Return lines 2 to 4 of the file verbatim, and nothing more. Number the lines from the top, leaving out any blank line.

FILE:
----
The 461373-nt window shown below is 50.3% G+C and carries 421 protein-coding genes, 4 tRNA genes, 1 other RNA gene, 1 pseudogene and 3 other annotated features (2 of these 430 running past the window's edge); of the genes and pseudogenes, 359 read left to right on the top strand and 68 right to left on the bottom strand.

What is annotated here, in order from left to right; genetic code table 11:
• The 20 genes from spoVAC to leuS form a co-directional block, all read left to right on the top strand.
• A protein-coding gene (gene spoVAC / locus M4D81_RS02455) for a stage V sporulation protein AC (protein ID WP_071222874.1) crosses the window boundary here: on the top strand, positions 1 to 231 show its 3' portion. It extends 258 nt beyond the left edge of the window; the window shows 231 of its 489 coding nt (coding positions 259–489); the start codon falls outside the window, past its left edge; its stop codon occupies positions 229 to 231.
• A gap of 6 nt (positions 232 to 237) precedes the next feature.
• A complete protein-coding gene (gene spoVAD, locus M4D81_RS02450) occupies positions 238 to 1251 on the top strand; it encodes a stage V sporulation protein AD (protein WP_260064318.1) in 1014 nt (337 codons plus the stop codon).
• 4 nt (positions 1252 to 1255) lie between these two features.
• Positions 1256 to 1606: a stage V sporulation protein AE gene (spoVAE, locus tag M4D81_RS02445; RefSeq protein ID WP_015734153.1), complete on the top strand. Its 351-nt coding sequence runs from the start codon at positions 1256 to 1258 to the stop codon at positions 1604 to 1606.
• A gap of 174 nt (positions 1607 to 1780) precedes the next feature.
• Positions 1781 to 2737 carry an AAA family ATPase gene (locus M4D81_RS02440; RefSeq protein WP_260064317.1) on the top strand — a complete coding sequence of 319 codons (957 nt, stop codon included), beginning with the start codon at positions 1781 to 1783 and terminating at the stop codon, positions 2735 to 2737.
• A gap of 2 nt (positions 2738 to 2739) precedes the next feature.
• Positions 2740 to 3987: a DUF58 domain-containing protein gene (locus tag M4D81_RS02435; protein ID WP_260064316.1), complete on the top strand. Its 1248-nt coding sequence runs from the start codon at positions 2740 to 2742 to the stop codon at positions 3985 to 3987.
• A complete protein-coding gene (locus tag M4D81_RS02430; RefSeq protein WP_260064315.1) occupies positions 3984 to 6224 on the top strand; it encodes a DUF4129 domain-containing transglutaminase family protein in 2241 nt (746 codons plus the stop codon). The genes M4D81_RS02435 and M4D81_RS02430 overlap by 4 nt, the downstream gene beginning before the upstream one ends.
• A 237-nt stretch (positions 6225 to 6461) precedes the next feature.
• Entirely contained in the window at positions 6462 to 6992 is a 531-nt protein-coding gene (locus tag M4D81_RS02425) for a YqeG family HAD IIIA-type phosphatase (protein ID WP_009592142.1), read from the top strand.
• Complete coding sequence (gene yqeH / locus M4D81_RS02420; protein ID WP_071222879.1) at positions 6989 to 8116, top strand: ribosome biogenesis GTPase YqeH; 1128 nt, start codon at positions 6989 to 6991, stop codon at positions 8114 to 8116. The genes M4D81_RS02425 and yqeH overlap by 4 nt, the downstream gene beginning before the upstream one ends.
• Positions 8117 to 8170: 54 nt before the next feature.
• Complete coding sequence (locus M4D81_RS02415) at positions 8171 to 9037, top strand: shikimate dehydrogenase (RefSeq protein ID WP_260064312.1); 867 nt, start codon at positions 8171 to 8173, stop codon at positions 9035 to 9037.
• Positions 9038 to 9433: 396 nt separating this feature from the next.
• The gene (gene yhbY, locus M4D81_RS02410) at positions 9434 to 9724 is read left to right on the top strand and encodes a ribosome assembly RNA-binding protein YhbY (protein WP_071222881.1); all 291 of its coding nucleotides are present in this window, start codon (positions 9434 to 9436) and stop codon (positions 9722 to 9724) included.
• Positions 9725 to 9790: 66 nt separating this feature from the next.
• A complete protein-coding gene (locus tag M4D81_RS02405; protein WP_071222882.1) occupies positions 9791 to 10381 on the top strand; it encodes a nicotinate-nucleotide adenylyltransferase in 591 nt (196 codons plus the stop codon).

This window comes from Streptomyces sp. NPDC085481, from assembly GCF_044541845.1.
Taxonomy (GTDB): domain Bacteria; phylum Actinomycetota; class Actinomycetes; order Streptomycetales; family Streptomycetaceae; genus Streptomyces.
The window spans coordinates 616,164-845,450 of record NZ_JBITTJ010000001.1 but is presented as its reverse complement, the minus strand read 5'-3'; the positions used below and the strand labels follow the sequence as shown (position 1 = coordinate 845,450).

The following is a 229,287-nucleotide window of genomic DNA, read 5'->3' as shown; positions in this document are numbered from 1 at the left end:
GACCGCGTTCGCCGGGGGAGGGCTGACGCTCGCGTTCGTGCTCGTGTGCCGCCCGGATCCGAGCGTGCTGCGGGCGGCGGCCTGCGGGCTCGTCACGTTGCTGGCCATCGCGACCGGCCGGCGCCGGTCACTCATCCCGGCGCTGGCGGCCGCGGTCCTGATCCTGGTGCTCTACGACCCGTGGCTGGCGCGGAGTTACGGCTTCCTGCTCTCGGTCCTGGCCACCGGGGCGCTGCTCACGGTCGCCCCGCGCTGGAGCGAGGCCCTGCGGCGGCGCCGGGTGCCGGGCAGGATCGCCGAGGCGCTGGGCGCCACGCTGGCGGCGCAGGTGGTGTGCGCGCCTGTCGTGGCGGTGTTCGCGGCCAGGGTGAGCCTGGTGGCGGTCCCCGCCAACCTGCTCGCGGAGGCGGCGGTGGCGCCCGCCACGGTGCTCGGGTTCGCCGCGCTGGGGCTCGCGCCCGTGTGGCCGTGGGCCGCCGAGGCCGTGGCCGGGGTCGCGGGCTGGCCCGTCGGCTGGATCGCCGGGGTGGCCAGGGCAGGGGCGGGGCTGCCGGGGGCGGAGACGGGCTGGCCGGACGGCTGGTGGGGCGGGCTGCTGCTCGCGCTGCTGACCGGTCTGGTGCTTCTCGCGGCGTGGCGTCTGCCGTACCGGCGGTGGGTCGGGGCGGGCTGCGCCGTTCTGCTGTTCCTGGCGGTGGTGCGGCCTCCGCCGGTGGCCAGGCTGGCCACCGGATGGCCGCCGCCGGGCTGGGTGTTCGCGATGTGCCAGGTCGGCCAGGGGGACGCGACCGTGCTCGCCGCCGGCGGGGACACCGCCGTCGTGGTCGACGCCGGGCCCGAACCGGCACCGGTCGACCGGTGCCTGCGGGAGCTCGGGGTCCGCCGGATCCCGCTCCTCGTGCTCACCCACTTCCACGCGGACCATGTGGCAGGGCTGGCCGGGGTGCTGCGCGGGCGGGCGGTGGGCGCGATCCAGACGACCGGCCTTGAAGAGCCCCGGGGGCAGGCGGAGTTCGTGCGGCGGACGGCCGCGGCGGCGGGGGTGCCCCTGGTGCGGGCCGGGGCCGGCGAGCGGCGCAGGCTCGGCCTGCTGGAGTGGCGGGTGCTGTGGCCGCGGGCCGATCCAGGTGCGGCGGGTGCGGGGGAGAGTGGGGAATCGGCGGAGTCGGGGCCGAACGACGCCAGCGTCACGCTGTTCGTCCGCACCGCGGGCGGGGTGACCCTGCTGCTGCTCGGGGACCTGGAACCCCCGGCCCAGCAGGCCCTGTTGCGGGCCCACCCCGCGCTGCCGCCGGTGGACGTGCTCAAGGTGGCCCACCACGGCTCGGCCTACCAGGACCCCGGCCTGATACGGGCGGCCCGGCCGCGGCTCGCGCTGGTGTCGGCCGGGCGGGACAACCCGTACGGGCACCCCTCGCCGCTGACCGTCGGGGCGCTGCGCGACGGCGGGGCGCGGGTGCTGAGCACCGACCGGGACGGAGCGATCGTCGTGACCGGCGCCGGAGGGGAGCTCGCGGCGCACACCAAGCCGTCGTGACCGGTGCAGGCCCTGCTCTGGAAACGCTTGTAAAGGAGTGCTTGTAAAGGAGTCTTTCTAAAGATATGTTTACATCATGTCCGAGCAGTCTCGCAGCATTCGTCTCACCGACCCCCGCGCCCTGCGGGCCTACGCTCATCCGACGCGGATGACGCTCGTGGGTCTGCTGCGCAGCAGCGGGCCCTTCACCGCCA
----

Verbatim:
What is annotated here, in order from left to right; genetic code table 11:
• The 20 genes from spoVAC to leuS form a co-directional block, all read left to right on the top strand.
• A protein-coding gene (gene spoVAC / locus M4D81_RS02455) for a stage V sporulation protein AC (protein ID WP_071222874.1) crosses the window boundary here: on the top strand, positions 1 to 231 show its 3' portion. It extends 258 nt beyond the left edge of the window; the window shows 231 of its 489 coding nt (coding positions 259–489); the start codon falls outside the window, past its left edge; its stop codon occupies positions 229 to 231.